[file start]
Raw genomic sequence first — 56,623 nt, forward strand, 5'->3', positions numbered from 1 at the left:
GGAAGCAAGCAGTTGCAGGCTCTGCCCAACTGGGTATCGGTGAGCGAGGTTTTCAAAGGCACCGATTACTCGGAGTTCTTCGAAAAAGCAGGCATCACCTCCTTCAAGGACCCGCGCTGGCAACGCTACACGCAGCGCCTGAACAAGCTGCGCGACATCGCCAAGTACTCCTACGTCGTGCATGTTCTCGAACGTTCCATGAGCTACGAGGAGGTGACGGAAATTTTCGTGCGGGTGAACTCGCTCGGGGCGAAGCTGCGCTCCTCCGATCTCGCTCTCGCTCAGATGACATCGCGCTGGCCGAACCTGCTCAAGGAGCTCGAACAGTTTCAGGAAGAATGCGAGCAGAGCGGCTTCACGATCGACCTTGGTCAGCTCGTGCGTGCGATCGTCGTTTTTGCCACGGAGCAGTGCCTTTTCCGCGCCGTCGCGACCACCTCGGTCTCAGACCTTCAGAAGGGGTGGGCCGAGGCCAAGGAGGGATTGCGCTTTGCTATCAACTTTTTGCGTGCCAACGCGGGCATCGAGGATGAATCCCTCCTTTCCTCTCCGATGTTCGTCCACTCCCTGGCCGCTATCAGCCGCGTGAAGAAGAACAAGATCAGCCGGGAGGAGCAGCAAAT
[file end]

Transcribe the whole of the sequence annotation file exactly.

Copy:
Raw genomic sequence first — 56,623 nt, forward strand, 5'->3', positions numbered from 1 at the left:
GGAAGCAAGCAGTTGCAGGCTCTGCCCAACTGGGTATCGGTGAGCGAGGTTTTCAAAGGCACCGATTACTCGGAGTTCTTCGAAAAAGCAGGCATCACCTCCTTCAAGGACCCGCGCTGGCAACGCTACACGCAGCGCCTGAACAAGCTGCGCGACATCGCCAAGTACTCCTACGTCGTGCATGTTCTCGAACGTTCCATGAGCTACGAGGAGGTGACGGAAATTTTCGTGCGGGTGAACTCGCTCGGGGCGAAGCTGCGCTCCTCCGATCTCGCTCTCGCTCAGATGACATCGCGCTGGCCGAACCTGCTCAAGGAGCTCGAACAGTTTCAGGAAGAATGCGAGCAGAGCGGCTTCACGATCGACCTTGGTCAGCTCGTGCGTGCGATCGTCGTTTTTGCCACGGAGCAGTGCCTTTTCCGCGCCGTCGCGACCACCTCGGTCTCAGACCTTCAGAAGGGGTGGGCCGAGGCCAAGGAGGGATTGCGCTTTGCTATCAACTTTTTGCGTGCCAACGCGGGCATCGAGGATGAATCCCTCCTTTCCTCTCCGATGTTCGTCCACTCCCTGGCCGCTATCAGCCGCGTGAAGAAGAACAAGATCAGCCGGGAGGAGCAGCAAAT